In fact, that is one of the fun things to do with sabremetrics in general... to go back and reassess what we thought we knew and see if those perceptions hold up. Sometimes players we thought were great turn out to be... well still great. Some players are shown to not quite live up to their formidable reputations while others prove to have been more valuable than they were perceived at the time.
But why stop there? If perception is reality, then why not explore further? Out of all the sports, baseball seems to translate the best onto the big screen. Inspired by Larry Granillo, who discovered which real life game Ferris Bueller attended, I decided to explore the realm of cinema as well.
The movie I have selected is the 1994 classic, Little Big League. The story revolves around an 11 year old boy who lives, eats and breathes baseball. When the young boy inherits the Minnesota Twins he, in a move befitting of Ted Turner, names himself manager. However, before he can take that role he has to convince the baseball people in his organization that this isn't just a publicity stunt and that he has legitimate knowledge of the game. (Watch clip from 6:10 to 8:35)
As you can see young Billy Heywood takes on baseball's conventional wisdom and successfully explains why bunting can be a bad idea. Is it possible this movie, that came out several years before Moneyball took hold in Oakland, was ahead of its time?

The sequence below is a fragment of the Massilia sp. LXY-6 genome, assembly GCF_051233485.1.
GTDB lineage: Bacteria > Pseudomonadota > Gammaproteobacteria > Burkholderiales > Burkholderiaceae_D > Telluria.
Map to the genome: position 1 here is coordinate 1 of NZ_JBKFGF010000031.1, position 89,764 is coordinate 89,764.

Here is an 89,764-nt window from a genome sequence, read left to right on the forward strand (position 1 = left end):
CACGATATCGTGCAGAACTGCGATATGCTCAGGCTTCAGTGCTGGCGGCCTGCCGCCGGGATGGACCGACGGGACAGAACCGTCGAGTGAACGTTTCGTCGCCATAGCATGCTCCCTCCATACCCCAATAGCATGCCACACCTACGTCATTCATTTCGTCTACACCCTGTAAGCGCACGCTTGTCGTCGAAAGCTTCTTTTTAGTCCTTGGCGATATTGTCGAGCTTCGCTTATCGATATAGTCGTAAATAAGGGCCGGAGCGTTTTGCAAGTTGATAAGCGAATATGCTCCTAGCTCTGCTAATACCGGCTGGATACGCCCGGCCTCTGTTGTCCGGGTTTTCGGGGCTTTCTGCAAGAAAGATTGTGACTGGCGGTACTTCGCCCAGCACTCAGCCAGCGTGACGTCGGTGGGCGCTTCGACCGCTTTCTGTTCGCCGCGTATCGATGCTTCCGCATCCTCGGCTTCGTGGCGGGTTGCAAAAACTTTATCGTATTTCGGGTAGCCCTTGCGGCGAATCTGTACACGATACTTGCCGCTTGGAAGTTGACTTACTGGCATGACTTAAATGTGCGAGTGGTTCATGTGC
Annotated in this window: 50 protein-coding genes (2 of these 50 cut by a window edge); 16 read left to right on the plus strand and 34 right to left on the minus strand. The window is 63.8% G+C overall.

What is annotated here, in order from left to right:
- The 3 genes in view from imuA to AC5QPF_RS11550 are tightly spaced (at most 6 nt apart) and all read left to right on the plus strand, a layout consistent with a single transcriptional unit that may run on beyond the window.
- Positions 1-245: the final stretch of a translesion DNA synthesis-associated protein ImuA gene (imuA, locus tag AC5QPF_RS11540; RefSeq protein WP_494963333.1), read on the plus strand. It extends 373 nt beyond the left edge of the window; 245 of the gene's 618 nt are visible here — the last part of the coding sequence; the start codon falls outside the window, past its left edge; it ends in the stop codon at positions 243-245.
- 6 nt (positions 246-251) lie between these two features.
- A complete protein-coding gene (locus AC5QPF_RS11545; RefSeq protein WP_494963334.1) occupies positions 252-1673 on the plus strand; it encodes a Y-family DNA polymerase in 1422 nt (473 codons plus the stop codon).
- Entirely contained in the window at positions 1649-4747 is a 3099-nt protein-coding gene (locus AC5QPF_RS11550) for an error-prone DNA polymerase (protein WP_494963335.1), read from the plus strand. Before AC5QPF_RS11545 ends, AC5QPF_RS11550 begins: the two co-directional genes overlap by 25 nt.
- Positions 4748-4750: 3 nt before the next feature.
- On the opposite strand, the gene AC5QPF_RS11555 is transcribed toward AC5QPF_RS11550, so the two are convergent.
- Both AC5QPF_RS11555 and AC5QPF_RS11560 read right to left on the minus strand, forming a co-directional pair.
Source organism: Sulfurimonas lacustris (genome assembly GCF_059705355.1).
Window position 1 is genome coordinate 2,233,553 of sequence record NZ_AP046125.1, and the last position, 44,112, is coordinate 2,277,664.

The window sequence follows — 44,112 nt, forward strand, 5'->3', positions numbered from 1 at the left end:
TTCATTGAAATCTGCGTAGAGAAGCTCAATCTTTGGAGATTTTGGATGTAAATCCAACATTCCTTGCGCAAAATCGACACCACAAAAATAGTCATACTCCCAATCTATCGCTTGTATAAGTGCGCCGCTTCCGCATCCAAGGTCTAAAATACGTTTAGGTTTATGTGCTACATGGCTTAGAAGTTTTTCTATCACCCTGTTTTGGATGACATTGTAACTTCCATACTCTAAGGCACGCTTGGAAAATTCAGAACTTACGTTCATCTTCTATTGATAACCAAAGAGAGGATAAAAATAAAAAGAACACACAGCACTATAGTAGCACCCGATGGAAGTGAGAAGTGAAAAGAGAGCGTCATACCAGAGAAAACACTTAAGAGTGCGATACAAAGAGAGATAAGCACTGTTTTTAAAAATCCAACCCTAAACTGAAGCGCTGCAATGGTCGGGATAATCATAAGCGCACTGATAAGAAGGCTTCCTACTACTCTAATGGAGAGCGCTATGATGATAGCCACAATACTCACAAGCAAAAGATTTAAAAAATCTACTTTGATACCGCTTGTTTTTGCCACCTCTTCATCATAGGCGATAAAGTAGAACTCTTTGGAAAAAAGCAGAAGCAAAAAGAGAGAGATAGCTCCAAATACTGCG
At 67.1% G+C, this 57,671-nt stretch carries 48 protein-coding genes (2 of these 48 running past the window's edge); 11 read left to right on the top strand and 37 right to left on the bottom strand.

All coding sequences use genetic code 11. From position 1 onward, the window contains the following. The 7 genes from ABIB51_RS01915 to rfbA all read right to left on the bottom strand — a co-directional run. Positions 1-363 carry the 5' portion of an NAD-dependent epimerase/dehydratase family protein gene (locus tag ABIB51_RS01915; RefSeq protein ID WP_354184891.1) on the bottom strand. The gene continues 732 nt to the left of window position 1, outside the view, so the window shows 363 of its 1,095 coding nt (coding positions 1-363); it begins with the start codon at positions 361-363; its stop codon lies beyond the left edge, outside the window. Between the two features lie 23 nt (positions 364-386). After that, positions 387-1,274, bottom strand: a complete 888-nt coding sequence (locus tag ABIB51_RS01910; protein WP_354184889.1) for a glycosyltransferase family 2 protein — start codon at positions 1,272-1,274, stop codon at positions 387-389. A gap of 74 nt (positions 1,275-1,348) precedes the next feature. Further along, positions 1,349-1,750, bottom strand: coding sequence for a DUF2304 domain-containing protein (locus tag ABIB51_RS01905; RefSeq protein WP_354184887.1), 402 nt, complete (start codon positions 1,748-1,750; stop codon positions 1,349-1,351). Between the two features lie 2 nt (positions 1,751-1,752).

Well maybe. Billy Heyward does stray some from traditional sabermetric principles. While at no point does he appear to employ a straight steal, he does take advantage of hit and runs. It would take more research and information about the context of these plays to truly determine their saber-worthiness. Likewise, there is no evidence he actually uses statistics to back his decisions (although the announcer comically uses overly detailed trivial statistics throughout the movie).
However, he seems for the most part to use sound logic and looks at the matchups when making decisions. And that's really what sabermetrics is all about: using sound statistics and appropriate data to objectively evaluate the game of baseball. Looks to me he has all the makings of a sabermetric manager when he someday makes his return to big league managing. Plus, he gets into one helluva spat with an umpire that would make even Earl Weaver proud.
Image credit: Wikipedia